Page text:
The decision to pull back on the trade pillar came quickly. Just last week, Brown told his Senate colleagues that he would publicly oppose the entire IPEF package unless the trade negotiations were dropped, arguing the trade provisions did not include adequate labor and environmental protections. That fueled fears among some Democrats that the new economic package could be painted by Trump and Republicans as a job-outsourcing global trade deal — as they did in 2016 with the Trans-Pacific Partnership — even though Biden’s IPEF package is considerably less ambitious and does not touch on tariffs or market access issues.
Brown’s opposition stirred anxiety among other Democrats who were already displeased with the level of consultation they were given on the talks by the U.S. Trade Representative’s office, which has maintained that IPEF is an “executive agreement” that would not require Congressional approval. Soon after Brown, Senate Finance Chair Ron Wyden, who oversees trade, also urged the administration to drop the trade talks.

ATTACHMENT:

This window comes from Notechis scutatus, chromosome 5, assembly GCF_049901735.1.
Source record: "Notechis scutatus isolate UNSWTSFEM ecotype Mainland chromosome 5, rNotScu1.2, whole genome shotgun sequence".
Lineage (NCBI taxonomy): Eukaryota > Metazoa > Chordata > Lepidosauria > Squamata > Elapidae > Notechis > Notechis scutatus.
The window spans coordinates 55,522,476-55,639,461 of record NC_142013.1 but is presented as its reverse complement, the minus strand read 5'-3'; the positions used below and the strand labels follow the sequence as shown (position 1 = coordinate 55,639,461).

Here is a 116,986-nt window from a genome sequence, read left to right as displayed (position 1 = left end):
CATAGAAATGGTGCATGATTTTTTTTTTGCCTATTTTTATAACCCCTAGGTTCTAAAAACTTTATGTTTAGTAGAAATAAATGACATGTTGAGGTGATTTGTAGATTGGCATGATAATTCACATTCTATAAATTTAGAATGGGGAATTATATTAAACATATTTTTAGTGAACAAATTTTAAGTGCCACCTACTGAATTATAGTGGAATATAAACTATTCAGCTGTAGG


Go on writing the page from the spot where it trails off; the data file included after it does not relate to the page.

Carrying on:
But to the administration’s critics, the abrupt shift was not surprising. Because the IPEF trade negotiations expressly avoided discussion of tariffs or market access, they argue the U.S. had little to offer trading partners in exchange for them agreeing to higher labor or environmental standards, as Brown and the White House wanted.
“It was always going to be a tough lift for the US to try to get enforceable labor and environmental provisions, as well as digital trade provisions, when they weren’t willing to put market access on the table for our trading partners,” said Clete Willems, a former economic adviser to President Donald Trump. ”Even though this outcome is disappointing, it’s not totally surprising.”